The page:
acknowledgment of matching singles up on a one-to-one basis, not
necessarily for them to contribute more funds to singles events
(although that would certainly be helpful too). For example, for
everyone, single or married, in the Jewish community to keep Jewish
singles that they know in mind as they come in contact with *other*
Jewish singles. For rabbis to encourage their congregations to invite
singles together for a meal, and to keep in mind the singles in their
congregations. For families to keep their single cousins and aunts and
uncles in mind. And so on.

This is done fairly often in large frum communities; the purpose of my
post was to encourage those in smaller frum communities, or those in
alternative observant communities, to do so as well. Large singles
events are useful and can be productive; however, not everyone shines in
a large gathering, and not everyone feels comfortable being "on
display," as these gatherings almost always require. One-on-one matching
is still, I believe, the most effective way to get couples together, but
will only work if the whole community sees it as a priority and has
their consciousness raised about it.

-- Janice
Janice Gelb                  | The only connection Sun has with this      
<janiceg@...>   | message is the return address. 


From: Andy Levy-Stevenson <andyls@...>
Date: 24 Jun 1996 11:47:53 -0600
Subject: Wedding Expenses

I heartily agree with Alana's post about lessening the cost of
weddings. Since I'm from Britain, we decided it would be fun to have an
afternoon tea for our wedding, rather than a full plated meal. We let it
be WIDELY known that the meal would be milchig so people wouldn't have
hot dogs for lunch beforehand! Because of the timing, few people availed
themselves of the open bar but had wine instead.

We did have a photographer, flowers etc. (although our flowers were very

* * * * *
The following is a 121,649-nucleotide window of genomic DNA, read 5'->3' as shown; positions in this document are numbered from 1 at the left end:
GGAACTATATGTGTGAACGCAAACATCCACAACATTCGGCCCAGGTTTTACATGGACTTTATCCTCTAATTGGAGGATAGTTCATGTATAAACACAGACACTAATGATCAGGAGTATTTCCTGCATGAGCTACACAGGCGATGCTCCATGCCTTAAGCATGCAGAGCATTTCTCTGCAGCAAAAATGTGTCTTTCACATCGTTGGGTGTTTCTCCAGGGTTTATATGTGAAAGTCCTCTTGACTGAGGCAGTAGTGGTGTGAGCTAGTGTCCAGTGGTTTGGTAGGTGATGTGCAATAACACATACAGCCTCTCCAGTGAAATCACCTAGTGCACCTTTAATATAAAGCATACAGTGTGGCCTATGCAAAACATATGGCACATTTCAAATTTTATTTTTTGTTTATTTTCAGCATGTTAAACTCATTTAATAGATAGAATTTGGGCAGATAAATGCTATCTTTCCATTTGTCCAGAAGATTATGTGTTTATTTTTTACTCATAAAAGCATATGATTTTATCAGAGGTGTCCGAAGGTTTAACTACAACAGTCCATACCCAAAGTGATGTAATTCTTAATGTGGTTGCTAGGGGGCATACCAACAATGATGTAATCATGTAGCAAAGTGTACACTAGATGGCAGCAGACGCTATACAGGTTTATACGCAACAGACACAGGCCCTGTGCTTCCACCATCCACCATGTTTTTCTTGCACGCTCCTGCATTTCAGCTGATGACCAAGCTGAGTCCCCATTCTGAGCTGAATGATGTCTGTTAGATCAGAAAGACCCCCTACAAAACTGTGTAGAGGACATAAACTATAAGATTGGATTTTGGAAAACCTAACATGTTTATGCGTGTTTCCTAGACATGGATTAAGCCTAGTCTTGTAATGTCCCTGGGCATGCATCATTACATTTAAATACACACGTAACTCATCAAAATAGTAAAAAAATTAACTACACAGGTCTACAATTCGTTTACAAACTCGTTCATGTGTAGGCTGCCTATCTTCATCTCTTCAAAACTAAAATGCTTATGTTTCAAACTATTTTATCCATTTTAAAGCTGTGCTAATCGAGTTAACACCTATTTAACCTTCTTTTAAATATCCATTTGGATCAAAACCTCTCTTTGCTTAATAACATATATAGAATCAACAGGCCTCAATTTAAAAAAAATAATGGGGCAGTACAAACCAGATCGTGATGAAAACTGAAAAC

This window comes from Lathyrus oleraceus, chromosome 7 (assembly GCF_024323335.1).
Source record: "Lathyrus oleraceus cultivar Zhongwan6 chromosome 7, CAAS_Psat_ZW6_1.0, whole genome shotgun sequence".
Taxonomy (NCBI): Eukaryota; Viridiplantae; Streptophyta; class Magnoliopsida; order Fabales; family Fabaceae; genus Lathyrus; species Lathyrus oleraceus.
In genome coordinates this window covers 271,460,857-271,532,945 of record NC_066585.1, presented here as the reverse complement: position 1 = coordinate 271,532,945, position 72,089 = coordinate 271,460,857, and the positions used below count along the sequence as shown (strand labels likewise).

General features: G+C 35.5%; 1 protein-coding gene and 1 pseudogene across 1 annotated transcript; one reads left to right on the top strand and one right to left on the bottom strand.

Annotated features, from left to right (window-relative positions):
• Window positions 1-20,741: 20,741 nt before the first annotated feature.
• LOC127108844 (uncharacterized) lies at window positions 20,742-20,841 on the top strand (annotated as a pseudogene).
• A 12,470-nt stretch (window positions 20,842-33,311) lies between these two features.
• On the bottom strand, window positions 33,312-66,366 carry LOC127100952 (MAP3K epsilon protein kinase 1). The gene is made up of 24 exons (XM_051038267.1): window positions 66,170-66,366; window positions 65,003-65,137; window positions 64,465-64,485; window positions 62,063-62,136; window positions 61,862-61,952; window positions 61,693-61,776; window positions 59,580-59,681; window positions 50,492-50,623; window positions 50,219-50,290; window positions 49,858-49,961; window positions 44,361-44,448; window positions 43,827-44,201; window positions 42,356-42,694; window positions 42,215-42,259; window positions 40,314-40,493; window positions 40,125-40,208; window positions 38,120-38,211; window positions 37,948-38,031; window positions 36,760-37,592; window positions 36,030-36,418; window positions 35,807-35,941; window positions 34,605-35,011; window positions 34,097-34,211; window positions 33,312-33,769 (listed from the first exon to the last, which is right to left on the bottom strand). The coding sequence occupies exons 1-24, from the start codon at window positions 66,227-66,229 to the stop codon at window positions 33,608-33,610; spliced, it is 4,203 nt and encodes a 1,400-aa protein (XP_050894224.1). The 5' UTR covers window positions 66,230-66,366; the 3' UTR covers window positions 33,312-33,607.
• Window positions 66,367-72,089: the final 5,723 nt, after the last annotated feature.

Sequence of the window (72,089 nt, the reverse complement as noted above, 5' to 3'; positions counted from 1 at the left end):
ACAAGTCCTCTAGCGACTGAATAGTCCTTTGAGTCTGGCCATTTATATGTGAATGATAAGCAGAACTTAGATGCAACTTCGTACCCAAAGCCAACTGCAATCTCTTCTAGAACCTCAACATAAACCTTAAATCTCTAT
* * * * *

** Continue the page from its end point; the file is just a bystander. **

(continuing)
simple) but like Alana, we insisted on a terrific band (local), and a
big dance floor. Add to that a sufficient number of frum friends to
counterbalance the largely non-frum family that didn't leap immediately
into the dancing, and we had one heck of a wedding.

It's still talked about five years later as one of the most fun weddings
our community's seen: Why? Because we're blessed with friends who took
it on themselves to bring a freihliche spirit, and blessed with family
who (after some hesitation) came along happily for the ride.

One wonderful side-effect of the buffet tea was the seating arrangement;
there wasn't one! We simply set substantially too many places (maybe 250
when there were 200 guests) and left it to people to seat themselves. My
in-laws are divorced, so they were able to establish their various areas
with equanimity and still allow everyone else to visit easily. Further,
those of our friends who prefer separate seating at simchas did just
that. For anyone struggling with seating plans, I highly recommend this

 Andy Levy-Stevenson                Email:     <andyls@...>
 Publications Specialist            Voice:       612.330.9269